Incline Plank Row
If you want to engage your back muscles and core at the same time you should give the incline plank row a go.
Whilst being a great exercise for working the lats, if excellent for building strength to the stabiliser muscles which will help with mobility and co-ordination.
You’ll need access to a weight bench or other similar platform for this exercise.
How To Do The Incline Plank Row
- Maintain a plank position but instead of resting on your forearms on the ground, your hands should be flat on a bench with your arms extended.
- Position your feet beyond shoulder width apart as this will increase stability.
- Take hold of your dumbbell with one hand (the other should remain flat on the bench).
- Keeping your arm tucked in, bend your elbow and draw the dumbbell towards you.
- Keep your core and glutes engaged throughout the exercise.
- Pause at the top for a second before lowering back down and repeat.
Incline Plank Row Muscles Worked
The incline plank row is a great way to engage the following muscles:
Dumbbell Pendlay Row
The DB Pendlay row helps to enhance your speed, balance, strength, and stability.
Besides the latissimus dorsi muscles, it also works the posterior delts, arms, and rhomboids.
If you’re mindful of stress to your lower back, you could wear a weightlifting belt to provide some additional support.
How To Do The Dumbbell Pendlay Row:
- Start by standing upright with hip width apart whilst holding a dumbbell in each hand.
- Roll your shoulders back and down.
- Hinge forward at the hips until your upper body is parallel to the floor.
- Your arms should be hanging down towards the ground.
- From here, bend at the elbows and draw each dumbbell towards your chest.
- Be sure to keep your elbows close to your body throughout the movement to maintain proper form.
- Lower the dumbbells back to the ground and then repeat.
Pendlay Row Muscles Worked
The Pendlay row targets these muscles: rear deltoids, hamstrings, glutes, biceps, and rhomboids.
- Rear Deltoids
The Kroc row is one of the best lat exercises to break through any strength plateaus and named after Janae Marie Kroczaleski formerly known as Matthew Kroczaleski.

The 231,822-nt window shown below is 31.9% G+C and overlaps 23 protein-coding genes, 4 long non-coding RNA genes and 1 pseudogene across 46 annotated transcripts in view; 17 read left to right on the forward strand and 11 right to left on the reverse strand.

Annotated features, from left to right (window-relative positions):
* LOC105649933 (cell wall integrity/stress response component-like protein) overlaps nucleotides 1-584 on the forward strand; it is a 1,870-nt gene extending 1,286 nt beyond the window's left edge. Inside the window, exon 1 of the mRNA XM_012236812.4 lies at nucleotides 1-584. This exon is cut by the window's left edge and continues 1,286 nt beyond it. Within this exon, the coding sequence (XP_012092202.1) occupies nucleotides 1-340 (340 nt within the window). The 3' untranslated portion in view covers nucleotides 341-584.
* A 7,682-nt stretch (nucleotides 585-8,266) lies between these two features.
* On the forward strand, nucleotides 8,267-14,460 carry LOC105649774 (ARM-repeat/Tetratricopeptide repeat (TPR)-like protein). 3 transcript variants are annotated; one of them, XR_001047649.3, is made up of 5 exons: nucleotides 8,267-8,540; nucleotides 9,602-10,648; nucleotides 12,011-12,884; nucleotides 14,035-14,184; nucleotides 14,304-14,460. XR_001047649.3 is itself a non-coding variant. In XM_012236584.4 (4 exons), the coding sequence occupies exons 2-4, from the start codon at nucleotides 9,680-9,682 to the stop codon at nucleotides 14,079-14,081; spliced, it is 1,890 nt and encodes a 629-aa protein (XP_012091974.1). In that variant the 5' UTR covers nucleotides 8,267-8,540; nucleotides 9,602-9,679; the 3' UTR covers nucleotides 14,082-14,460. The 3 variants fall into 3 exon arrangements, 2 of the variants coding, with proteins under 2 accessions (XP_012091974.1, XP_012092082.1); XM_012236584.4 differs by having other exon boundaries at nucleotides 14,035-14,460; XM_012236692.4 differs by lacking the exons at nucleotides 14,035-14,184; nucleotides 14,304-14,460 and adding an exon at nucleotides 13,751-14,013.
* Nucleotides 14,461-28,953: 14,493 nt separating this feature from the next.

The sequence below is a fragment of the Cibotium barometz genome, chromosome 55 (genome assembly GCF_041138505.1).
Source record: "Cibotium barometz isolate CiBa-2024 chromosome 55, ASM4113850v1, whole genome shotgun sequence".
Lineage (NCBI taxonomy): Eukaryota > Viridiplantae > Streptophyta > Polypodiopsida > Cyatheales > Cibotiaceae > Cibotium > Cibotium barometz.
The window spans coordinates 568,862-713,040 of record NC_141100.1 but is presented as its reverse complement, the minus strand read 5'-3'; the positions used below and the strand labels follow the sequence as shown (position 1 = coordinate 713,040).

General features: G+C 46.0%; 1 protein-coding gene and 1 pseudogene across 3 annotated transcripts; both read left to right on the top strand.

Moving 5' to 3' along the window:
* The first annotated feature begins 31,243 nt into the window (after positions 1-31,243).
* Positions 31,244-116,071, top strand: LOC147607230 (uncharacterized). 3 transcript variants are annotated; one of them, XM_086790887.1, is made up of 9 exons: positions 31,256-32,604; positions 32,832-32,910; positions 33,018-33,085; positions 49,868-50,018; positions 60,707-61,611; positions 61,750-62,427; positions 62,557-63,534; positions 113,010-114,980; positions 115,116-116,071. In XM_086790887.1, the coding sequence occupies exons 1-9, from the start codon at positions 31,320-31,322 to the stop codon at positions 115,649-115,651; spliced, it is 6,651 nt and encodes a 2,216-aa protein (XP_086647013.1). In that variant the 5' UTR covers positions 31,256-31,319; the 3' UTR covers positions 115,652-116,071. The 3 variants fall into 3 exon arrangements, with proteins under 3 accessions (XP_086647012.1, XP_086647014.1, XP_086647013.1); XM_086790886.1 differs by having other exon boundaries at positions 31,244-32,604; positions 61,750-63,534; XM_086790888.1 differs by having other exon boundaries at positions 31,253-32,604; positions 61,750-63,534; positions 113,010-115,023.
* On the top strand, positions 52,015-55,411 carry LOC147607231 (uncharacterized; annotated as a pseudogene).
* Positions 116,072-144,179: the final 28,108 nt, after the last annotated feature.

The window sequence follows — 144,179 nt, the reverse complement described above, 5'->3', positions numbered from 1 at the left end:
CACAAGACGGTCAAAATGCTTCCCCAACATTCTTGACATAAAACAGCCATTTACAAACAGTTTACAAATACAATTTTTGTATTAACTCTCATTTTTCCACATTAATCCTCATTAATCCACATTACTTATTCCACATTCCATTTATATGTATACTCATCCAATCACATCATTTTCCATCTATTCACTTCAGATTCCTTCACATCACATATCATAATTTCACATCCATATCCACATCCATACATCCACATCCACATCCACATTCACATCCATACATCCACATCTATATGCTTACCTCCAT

If you feel that your strength-building progress has stalled, incorporate a few sets of Kroc rows in to your workout routine.
How To Do The Kroc Row Exercise:
- Position yourself in front of a stable platform such as table or chair.
- Keeping your left foot forward, take your right foot behind you so you are now standing with a staggered stance.
- Lean forward to create a slight angle at your torso and rest your left hand on the table or chair.
- Take hold of your dumbbell with your right hand.
- Retract your shoulders and pull with your back to bring the dumbbell up towards the bottom of your ribcage.
- Slowly lower the dumbbell back towards the ground.
- Once you’ve completed your reps on this side, repeat with the other arm.
Muscles Worked During The Kroc Row
The Kroc row works these muscles:
- Lower Back
- Middle Back
- Lat Muscles
It also engages the shoulders, traps, and forearms.
The Renegade row increases your mobility and strength whilst building lean muscle mass in the upper body.
Although it’s not as engaging as other lat exercises, it’s a great exercise to add some versatility to your upper body training.
How To Perform The Renegade Row Exercise:
- Start by placing a pair of dumbbells on the ground.
- Position yourself on the floor in the plank position.
- Take hold of each dumbbell as through you’re about to perform a push up exercise.
- Alter the position of your feet so they are just outside of shoulder width apart, this will provide more stability.
- Taking one hand, retract your shoulder and bend the elbow bringing the dumbbell towards the side of the hip.
- Keep your elbow tucked in and avoid rotating your torso.
- Perform the same movement with the other arm.
- Repeat the desired number of repetitions.
Renegade Row Muscles Worked
The following muscles are targeted when performing the Renegade Row:
- Core Muscles
If you follow the proper form, this workout will also improve your upper body strength in addition to improving balance and co-ordination.
The Yates row is similar to a bent-over barbell row but instead of an overhand grip you would utilise an underhand grip.
It gets the name from Dorian Yates, the bodybuilder who popularized this back workout.